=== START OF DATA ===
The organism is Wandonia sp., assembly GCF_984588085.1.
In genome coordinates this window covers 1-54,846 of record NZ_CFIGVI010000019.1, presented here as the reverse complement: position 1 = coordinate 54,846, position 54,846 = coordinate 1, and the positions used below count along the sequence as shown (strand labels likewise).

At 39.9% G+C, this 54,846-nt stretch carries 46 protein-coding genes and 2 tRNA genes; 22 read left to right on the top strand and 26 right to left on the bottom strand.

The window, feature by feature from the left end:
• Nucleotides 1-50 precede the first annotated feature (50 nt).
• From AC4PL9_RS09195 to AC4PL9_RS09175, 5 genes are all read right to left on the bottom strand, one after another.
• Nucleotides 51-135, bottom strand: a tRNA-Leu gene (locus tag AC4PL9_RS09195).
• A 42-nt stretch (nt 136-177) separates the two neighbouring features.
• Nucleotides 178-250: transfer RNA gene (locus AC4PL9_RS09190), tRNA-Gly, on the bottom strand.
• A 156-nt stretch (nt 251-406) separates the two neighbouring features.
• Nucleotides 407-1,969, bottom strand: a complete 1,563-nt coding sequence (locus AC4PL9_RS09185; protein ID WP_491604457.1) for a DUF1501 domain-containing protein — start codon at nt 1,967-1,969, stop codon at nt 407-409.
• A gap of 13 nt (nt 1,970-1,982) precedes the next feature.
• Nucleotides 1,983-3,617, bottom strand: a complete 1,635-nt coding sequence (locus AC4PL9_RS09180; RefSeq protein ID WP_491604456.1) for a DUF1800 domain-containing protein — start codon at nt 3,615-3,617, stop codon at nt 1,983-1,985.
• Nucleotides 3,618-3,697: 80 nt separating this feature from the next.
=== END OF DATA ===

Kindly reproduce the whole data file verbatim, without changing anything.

The organism is Wandonia sp., assembly GCF_984588085.1.
In genome coordinates this window covers 1-54,846 of record NZ_CFIGVI010000019.1, presented here as the reverse complement: position 1 = coordinate 54,846, position 54,846 = coordinate 1, and the positions used below count along the sequence as shown (strand labels likewise).

At 39.9% G+C, this 54,846-nt stretch carries 46 protein-coding genes and 2 tRNA genes; 22 read left to right on the top strand and 26 right to left on the bottom strand.

The window, feature by feature from the left end:
• Nucleotides 1-50 precede the first annotated feature (50 nt).
• From AC4PL9_RS09195 to AC4PL9_RS09175, 5 genes are all read right to left on the bottom strand, one after another.
• Nucleotides 51-135, bottom strand: a tRNA-Leu gene (locus tag AC4PL9_RS09195).
• A 42-nt stretch (nt 136-177) separates the two neighbouring features.
• Nucleotides 178-250: transfer RNA gene (locus AC4PL9_RS09190), tRNA-Gly, on the bottom strand.
• A 156-nt stretch (nt 251-406) separates the two neighbouring features.
• Nucleotides 407-1,969, bottom strand: a complete 1,563-nt coding sequence (locus AC4PL9_RS09185; protein ID WP_491604457.1) for a DUF1501 domain-containing protein — start codon at nt 1,967-1,969, stop codon at nt 407-409.
• A gap of 13 nt (nt 1,970-1,982) precedes the next feature.
• Nucleotides 1,983-3,617, bottom strand: a complete 1,635-nt coding sequence (locus AC4PL9_RS09180; RefSeq protein ID WP_491604456.1) for a DUF1800 domain-containing protein — start codon at nt 3,615-3,617, stop codon at nt 1,983-1,985.
• Nucleotides 3,618-3,697: 80 nt separating this feature from the next.